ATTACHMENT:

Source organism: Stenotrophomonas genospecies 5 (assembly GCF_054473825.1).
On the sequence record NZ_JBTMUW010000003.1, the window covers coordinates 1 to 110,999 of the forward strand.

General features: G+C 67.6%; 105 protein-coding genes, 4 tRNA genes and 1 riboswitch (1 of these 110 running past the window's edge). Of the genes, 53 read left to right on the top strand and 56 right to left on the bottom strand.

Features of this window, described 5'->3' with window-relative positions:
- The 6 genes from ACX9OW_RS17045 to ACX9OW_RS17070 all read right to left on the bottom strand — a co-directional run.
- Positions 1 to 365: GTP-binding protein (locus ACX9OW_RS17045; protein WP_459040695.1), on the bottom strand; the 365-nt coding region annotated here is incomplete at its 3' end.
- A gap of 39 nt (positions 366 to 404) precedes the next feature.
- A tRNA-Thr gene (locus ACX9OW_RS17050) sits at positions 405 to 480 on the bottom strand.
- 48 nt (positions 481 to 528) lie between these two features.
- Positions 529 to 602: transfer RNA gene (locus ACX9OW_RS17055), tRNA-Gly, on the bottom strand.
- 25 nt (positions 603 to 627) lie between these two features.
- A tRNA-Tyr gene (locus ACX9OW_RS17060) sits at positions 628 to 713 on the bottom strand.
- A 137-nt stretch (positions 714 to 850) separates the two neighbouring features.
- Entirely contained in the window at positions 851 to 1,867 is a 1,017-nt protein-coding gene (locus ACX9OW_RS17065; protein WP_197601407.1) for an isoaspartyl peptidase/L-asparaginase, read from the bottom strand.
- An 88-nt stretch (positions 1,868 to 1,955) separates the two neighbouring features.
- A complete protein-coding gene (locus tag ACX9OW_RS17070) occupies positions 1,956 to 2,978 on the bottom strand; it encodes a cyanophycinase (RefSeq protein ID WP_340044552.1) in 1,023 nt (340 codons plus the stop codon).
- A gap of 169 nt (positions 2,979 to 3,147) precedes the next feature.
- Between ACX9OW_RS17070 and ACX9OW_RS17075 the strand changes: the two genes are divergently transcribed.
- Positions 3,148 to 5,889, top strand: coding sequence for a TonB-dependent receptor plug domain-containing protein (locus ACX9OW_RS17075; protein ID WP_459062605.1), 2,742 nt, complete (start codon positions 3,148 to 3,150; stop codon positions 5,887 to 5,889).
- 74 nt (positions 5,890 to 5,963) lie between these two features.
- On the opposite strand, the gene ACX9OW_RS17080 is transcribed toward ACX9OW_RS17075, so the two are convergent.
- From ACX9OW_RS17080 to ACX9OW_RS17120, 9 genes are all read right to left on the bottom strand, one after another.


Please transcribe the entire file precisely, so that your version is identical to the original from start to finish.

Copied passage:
Source organism: Stenotrophomonas genospecies 5 (assembly GCF_054473825.1).
On the sequence record NZ_JBTMUW010000003.1, the window covers coordinates 1 to 110,999 of the forward strand.

General features: G+C 67.6%; 105 protein-coding genes, 4 tRNA genes and 1 riboswitch (1 of these 110 running past the window's edge). Of the genes, 53 read left to right on the top strand and 56 right to left on the bottom strand.

Features of this window, described 5'->3' with window-relative positions:
- The 6 genes from ACX9OW_RS17045 to ACX9OW_RS17070 all read right to left on the bottom strand — a co-directional run.
- Positions 1 to 365: GTP-binding protein (locus ACX9OW_RS17045; protein WP_459040695.1), on the bottom strand; the 365-nt coding region annotated here is incomplete at its 3' end.
- A gap of 39 nt (positions 366 to 404) precedes the next feature.
- A tRNA-Thr gene (locus ACX9OW_RS17050) sits at positions 405 to 480 on the bottom strand.
- 48 nt (positions 481 to 528) lie between these two features.
- Positions 529 to 602: transfer RNA gene (locus ACX9OW_RS17055), tRNA-Gly, on the bottom strand.
- 25 nt (positions 603 to 627) lie between these two features.
- A tRNA-Tyr gene (locus ACX9OW_RS17060) sits at positions 628 to 713 on the bottom strand.
- A 137-nt stretch (positions 714 to 850) separates the two neighbouring features.
- Entirely contained in the window at positions 851 to 1,867 is a 1,017-nt protein-coding gene (locus ACX9OW_RS17065; protein WP_197601407.1) for an isoaspartyl peptidase/L-asparaginase, read from the bottom strand.
- An 88-nt stretch (positions 1,868 to 1,955) separates the two neighbouring features.
- A complete protein-coding gene (locus tag ACX9OW_RS17070) occupies positions 1,956 to 2,978 on the bottom strand; it encodes a cyanophycinase (RefSeq protein ID WP_340044552.1) in 1,023 nt (340 codons plus the stop codon).
- A gap of 169 nt (positions 2,979 to 3,147) precedes the next feature.
- Between ACX9OW_RS17070 and ACX9OW_RS17075 the strand changes: the two genes are divergently transcribed.
- Positions 3,148 to 5,889, top strand: coding sequence for a TonB-dependent receptor plug domain-containing protein (locus ACX9OW_RS17075; protein ID WP_459062605.1), 2,742 nt, complete (start codon positions 3,148 to 3,150; stop codon positions 5,887 to 5,889).
- 74 nt (positions 5,890 to 5,963) lie between these two features.
- On the opposite strand, the gene ACX9OW_RS17080 is transcribed toward ACX9OW_RS17075, so the two are convergent.
- From ACX9OW_RS17080 to ACX9OW_RS17120, 9 genes are all read right to left on the bottom strand, one after another.